My own journey from environmental scientist (with a heavy emphasis on chemistry and biology) to sustainability scientist has meant that over time I have come to appreciate the importance of looking outside my own expertise and disciplinary background. The students that come from environmental backgrounds are commonly the ones who struggle most, at least at the beginning, with the holistic thinking in my sustainability courses. They seem to find it difficult to re-orient away from a central focus on natural systems to considering equally the economic, social, institutional, cultural, political and environmental together. I empathise with them because I struggled through this transition myself. This experience reminds me to be patient and to understand that this learning transition does take time and reflection to really be integrated into a new worldview of what sustainability is.
In my discussions with students I try to emphasise slightly unexpected examples what we explore the theoretical aspects of our learning material (what happens to my family, what’s happening in the news) to help students both to link theory to something that might be ‘real’ for them but also to think more broadly beyond natural systems.
In response, my students are increasingly exploring case studies which initially don’t seem to have an environmental focus. So far this year we have had analyses about the human body, a correctional facility, house construction in Bhutan, AIDs in Africa, growing a vegetable garden with kids and the GFC all of which, upon student analysis, have ultimately shown a very strong reliance on our natural systems. Students see it too:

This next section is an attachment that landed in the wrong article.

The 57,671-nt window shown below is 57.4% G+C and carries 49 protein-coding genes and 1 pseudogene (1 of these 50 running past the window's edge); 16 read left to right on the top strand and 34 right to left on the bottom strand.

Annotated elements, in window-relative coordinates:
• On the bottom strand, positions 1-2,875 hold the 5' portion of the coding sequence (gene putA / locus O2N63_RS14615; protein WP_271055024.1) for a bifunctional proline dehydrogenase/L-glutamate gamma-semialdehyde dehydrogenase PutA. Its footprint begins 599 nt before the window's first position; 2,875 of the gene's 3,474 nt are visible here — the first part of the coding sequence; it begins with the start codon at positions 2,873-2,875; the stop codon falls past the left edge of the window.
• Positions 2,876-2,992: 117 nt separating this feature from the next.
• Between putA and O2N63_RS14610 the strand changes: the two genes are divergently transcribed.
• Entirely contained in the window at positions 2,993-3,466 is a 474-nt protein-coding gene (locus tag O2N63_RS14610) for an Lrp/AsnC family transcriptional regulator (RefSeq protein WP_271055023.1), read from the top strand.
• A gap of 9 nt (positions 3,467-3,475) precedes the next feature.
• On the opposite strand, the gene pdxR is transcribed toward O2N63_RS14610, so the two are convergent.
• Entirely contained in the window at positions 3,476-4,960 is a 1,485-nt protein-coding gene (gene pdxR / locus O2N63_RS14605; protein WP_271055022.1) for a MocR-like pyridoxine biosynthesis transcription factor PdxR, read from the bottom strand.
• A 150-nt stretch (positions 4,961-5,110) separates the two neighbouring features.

‘I found it really interesting to see the huge variety of case studies that people had come up with, and how resilience theory could be applied to them all’.
I love these case studies because they challenge me in my holistic thinking too and what it shows is that complex systems management is just as relevant beyond the field of sustainability – all students these days should have the opportunity to learn it. It also makes it fun and interesting – something that is just as critical for student engagement as designing a course properly and having the right information for students to consider.
Adept holistic thinking is not something you commonly see in policy making and building this skill in the workforce of today and tomorrow is critical if we are to transition to a point where it is routine practice in decision making. I would like to share a lovely demonstration of holistic thinking in policy development for a Chinese city undertaken by Bruce Boyes. In his work Bruce shows us the power of holistic thinking for strategic planning. Enjoy!